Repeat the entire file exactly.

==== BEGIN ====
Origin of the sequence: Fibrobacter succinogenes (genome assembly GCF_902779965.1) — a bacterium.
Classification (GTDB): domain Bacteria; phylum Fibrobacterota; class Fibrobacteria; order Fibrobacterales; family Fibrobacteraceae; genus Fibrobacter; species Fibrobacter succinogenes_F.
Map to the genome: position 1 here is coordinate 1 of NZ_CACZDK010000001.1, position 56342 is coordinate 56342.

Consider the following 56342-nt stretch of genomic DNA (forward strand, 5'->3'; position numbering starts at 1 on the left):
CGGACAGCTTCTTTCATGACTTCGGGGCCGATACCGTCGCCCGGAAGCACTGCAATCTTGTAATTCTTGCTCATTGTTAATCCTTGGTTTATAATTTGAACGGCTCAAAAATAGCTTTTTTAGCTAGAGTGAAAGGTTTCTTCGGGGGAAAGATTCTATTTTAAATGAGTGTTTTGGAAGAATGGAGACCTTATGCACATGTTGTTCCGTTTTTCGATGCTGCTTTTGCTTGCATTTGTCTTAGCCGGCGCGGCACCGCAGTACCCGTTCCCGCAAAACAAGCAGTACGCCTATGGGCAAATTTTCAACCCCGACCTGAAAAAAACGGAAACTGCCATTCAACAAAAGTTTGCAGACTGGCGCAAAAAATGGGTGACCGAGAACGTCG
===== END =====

Origin of the sequence: Fibrobacter succinogenes (genome assembly GCF_902779965.1) — a bacterium.
Classification (GTDB): domain Bacteria; phylum Fibrobacterota; class Fibrobacteria; order Fibrobacterales; family Fibrobacteraceae; genus Fibrobacter; species Fibrobacter succinogenes_F.
Map to the genome: position 1 here is coordinate 1 of NZ_CACZDK010000001.1, position 56342 is coordinate 56342.

Consider the following 56342-nt stretch of genomic DNA (forward strand, 5'->3'; position numbering starts at 1 on the left):
CGGACAGCTTCTTTCATGACTTCGGGGCCGATACCGTCGCCCGGAAGCACTGCAATCTTGTAATTCTTGCTCATTGTTAATCCTTGGTTTATAATTTGAACGGCTCAAAAATAGCTTTTTTAGCTAGAGTGAAAGGTTTCTTCGGGGGAAAGATTCTATTTTAAATGAGTGTTTTGGAAGAATGGAGACCTTATGCACATGTTGTTCCGTTTTTCGATGCTGCTTTTGCTTGCATTTGTCTTAGCCGGCGCGGCACCGCAGTACCCGTTCCCGCAAAACAAGCAGTACGCCTATGGGCAAATTTTCAACCCCGACCTGAAAAAAACGGAAACTGCCATTCAACAAAAGTTTGCAGACTGGCGCAAAAAATGGGTGACCGAGAACGTCG